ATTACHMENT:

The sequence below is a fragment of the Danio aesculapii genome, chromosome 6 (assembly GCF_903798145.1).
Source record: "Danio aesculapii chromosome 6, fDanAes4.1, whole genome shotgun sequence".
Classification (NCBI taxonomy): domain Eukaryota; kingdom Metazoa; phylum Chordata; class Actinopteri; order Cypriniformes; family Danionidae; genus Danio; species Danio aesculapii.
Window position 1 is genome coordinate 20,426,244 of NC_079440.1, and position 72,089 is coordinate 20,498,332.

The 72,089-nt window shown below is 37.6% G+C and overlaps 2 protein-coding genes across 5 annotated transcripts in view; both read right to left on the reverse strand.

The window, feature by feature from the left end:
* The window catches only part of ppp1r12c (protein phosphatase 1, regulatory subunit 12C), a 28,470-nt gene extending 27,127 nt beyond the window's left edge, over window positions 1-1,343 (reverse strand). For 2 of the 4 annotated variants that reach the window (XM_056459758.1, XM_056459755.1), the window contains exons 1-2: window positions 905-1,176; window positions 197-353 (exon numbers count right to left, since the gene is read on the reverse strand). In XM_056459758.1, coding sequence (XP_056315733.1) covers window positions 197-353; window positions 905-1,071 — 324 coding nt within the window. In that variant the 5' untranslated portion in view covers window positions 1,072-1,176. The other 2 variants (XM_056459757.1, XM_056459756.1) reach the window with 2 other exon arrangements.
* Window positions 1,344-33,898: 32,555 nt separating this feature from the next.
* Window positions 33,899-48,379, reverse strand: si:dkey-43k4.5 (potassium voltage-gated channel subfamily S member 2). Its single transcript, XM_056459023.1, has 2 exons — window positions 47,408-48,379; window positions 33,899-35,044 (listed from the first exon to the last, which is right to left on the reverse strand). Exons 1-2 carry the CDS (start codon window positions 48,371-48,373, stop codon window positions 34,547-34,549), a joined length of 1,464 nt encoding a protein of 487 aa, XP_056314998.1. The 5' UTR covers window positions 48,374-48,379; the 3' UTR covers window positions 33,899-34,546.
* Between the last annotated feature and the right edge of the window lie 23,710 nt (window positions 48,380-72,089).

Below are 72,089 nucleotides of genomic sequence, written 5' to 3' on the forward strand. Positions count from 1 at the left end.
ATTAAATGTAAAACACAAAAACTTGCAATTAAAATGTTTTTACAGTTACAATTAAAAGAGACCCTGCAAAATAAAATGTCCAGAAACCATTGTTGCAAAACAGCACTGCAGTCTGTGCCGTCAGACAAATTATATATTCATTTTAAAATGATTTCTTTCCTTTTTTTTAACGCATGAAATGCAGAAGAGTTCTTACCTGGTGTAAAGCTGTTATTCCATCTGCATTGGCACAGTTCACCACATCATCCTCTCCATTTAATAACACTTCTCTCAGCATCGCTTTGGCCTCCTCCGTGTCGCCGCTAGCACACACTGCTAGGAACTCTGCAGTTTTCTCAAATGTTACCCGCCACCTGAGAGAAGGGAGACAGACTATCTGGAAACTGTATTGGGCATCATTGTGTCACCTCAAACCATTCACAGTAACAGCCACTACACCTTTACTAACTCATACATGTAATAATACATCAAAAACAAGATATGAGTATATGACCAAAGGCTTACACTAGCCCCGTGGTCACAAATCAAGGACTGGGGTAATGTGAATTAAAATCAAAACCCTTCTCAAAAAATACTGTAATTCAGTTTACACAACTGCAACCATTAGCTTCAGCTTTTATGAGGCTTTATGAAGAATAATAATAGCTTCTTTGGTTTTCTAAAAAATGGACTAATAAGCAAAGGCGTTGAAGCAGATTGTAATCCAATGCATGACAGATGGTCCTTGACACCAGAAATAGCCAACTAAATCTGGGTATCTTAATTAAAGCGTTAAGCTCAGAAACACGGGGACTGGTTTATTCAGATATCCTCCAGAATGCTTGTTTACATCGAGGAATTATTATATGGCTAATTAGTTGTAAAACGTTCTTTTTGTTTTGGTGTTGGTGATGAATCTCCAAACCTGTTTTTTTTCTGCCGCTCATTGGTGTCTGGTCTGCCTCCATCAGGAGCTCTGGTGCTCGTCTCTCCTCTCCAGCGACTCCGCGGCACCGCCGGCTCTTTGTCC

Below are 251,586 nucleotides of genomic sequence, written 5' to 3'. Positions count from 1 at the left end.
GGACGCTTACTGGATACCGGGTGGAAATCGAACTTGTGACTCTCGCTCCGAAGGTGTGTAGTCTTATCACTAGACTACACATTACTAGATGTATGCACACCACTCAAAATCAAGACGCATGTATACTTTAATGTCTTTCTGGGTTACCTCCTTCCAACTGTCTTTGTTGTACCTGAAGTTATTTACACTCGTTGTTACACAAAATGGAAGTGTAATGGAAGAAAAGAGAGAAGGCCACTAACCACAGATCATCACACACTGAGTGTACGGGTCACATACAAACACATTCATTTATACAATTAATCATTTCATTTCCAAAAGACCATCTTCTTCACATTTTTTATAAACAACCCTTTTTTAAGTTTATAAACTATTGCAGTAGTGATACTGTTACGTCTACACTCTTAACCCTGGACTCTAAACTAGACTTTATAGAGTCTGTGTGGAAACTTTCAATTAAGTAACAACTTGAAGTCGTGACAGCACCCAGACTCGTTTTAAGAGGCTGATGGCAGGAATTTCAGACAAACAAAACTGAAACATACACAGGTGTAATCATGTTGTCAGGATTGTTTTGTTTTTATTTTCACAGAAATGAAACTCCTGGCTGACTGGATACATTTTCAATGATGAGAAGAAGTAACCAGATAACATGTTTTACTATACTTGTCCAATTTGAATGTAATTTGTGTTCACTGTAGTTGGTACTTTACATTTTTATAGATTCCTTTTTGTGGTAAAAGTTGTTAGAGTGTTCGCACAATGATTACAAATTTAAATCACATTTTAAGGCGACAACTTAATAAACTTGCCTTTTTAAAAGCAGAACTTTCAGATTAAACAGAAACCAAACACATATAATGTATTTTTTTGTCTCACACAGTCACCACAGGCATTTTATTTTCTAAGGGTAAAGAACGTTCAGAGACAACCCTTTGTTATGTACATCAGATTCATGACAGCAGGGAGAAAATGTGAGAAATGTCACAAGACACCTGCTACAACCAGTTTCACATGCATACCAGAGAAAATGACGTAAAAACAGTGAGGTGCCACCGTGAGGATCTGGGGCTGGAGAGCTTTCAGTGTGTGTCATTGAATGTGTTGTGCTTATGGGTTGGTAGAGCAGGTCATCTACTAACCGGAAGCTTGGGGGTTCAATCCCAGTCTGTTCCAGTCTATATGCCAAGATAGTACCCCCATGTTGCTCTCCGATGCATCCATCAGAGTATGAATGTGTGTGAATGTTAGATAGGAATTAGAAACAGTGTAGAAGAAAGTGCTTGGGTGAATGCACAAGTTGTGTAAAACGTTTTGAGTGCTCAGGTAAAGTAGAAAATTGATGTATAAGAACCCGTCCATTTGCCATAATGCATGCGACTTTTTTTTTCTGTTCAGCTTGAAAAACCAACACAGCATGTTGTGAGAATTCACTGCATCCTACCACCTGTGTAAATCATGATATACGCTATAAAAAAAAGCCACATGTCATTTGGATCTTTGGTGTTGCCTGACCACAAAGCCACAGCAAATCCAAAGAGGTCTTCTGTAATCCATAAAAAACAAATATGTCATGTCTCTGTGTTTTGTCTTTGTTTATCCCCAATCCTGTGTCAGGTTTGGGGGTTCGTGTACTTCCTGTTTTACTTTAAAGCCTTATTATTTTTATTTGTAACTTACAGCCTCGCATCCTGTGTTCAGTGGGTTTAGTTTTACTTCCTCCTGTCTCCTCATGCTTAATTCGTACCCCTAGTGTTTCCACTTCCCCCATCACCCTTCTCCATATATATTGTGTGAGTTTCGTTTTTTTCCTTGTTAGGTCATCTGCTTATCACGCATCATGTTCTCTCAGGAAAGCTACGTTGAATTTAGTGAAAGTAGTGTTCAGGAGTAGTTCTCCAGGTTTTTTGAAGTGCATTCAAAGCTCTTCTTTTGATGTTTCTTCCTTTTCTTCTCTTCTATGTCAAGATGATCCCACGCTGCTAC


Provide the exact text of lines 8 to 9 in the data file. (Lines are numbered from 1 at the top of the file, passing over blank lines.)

* Window positions 1,344-33,898: 32,555 nt separating this feature from the next.
* Window positions 33,899-48,379, reverse strand: si:dkey-43k4.5 (potassium voltage-gated channel subfamily S member 2). Its single transcript, XM_056459023.1, has 2 exons — window positions 47,408-48,379; window positions 33,899-35,044 (listed from the first exon to the last, which is right to left on the reverse strand). Exons 1-2 carry the CDS (start codon window positions 48,371-48,373, stop codon window positions 34,547-34,549), a joined length of 1,464 nt encoding a protein of 487 aa, XP_056314998.1. The 5' UTR covers window positions 48,374-48,379; the 3' UTR covers window positions 33,899-34,546.